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Industrial action called off after DB Cargo UK agree to TSSA proposals

6 July 2017

TSSA has stepped back from threatened industrial action at DB Cargo UK after the company withdrew unacceptable flexibility clauses in new contracts of employment for staff. The company also agreed to employ more staff, and guarantee existing sick pay and ill-health arrangements.

Talks which began on Monday have now adjourned. TSSA has given the company 12 weeks to introduce a new action plan to address serious staffing gaps and rostering problems created by the cull of nearly 1000 jobs earlier this year.

Around twenty new jobs will be created to help alleviate staffing pressures which will avoid some staff being forced into redundancy, and TSSA has also secured DB's agreement to protect staffs' current rights to redundancy, sickness absence, and ill health severance and retirement arrangements.

The company has also undertaken not to ask staff to sign new contracts.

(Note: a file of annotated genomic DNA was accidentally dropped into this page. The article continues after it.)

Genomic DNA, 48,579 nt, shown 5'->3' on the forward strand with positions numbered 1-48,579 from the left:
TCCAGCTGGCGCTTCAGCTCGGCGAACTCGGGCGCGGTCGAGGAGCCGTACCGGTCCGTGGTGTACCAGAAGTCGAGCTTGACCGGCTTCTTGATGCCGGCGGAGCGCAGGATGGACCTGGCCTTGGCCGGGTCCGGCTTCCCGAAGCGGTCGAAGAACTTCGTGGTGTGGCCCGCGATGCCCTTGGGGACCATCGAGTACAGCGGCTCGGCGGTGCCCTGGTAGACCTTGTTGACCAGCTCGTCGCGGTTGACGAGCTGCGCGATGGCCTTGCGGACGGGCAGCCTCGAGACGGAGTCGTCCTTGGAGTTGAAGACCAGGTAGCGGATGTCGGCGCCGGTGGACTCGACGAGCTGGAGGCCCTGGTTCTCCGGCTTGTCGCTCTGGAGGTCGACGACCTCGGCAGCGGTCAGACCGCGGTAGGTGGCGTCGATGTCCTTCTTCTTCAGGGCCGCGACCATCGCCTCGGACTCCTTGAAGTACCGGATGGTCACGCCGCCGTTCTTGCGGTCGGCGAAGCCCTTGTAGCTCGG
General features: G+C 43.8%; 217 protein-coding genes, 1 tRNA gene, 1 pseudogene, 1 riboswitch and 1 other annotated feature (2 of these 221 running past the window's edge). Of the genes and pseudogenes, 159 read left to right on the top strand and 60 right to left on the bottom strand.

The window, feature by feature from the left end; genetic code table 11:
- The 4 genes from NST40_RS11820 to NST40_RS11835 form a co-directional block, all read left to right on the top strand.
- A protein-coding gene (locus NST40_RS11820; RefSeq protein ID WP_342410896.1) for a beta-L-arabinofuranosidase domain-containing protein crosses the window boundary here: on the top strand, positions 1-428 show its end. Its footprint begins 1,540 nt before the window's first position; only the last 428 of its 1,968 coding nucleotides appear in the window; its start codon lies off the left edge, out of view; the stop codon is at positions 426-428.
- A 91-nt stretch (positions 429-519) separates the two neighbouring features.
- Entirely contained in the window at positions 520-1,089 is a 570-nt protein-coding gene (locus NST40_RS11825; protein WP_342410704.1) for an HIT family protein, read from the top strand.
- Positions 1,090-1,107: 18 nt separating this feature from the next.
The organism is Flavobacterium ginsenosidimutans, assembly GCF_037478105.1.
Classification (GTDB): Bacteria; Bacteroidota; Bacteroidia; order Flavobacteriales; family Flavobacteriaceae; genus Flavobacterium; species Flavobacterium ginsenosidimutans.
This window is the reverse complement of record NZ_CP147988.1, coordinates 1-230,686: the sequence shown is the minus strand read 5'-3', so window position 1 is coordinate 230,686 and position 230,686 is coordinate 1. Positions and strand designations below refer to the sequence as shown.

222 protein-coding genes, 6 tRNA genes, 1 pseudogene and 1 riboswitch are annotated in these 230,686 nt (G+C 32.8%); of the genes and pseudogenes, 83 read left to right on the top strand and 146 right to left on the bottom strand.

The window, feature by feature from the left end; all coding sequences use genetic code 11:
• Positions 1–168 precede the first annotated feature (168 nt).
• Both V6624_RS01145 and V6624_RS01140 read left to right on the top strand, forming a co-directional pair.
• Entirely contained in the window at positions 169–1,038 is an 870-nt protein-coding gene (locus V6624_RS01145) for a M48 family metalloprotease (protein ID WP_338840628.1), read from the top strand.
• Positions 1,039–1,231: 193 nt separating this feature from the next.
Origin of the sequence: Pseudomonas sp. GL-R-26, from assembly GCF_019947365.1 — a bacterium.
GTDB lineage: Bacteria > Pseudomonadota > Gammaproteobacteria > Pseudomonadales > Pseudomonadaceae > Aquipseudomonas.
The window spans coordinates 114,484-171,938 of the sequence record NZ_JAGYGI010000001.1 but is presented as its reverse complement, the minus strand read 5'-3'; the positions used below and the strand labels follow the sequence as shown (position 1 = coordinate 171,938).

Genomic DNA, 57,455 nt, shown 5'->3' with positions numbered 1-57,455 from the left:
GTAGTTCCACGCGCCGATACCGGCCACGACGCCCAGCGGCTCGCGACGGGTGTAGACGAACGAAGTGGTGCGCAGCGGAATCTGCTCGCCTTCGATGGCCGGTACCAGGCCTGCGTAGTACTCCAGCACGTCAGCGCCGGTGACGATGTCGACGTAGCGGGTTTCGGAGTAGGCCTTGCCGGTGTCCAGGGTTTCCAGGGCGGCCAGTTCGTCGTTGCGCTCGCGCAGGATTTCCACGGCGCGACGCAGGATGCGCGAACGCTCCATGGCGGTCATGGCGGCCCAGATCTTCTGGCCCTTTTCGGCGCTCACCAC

Said TSSA Organising Director Steve Coe who has been leading negotiations,

"TSSA has secured guarantees from DB that will ensure all current and future employees maintain decent standards of employment protection rights going forward, and their right to belong to a union and have their rights to collective bargaining upheld.

"But we are far from satisfied. As we warned during the consultation talks the jobs cull at DB Cargo UK went too far and now there aren't enough staff to cover the workload, which is why the agreed principles of rostering staff will not work. We have been reasonable, and have given DB Cargo 12 weeks to sort the staffing and rosters out. If they don't, we may be back to a dispute situation.

"TSSA policy is to get freight onto rail. It takes lorries off our congested roads, and is therefore better for the environment and better for the economy. We are therefore keen to help keep Britain's rail freight open for business. But we have real concerns about the strategy being pursued by DB Cargo UK, a German government-owned company that it is operating its business in the UK to a tune being called by Angela Merkel in Berlin.

"We have given DB Cargo UK 12 weeks to find realistic and workable solutions to the problems their current strategy is bringing to the British arm of their business. But the best long-term solution would of course be for the British government to take back control of rail freight from the German government and run it under British public ownership so it could serve the needs of Britain, not Germany."

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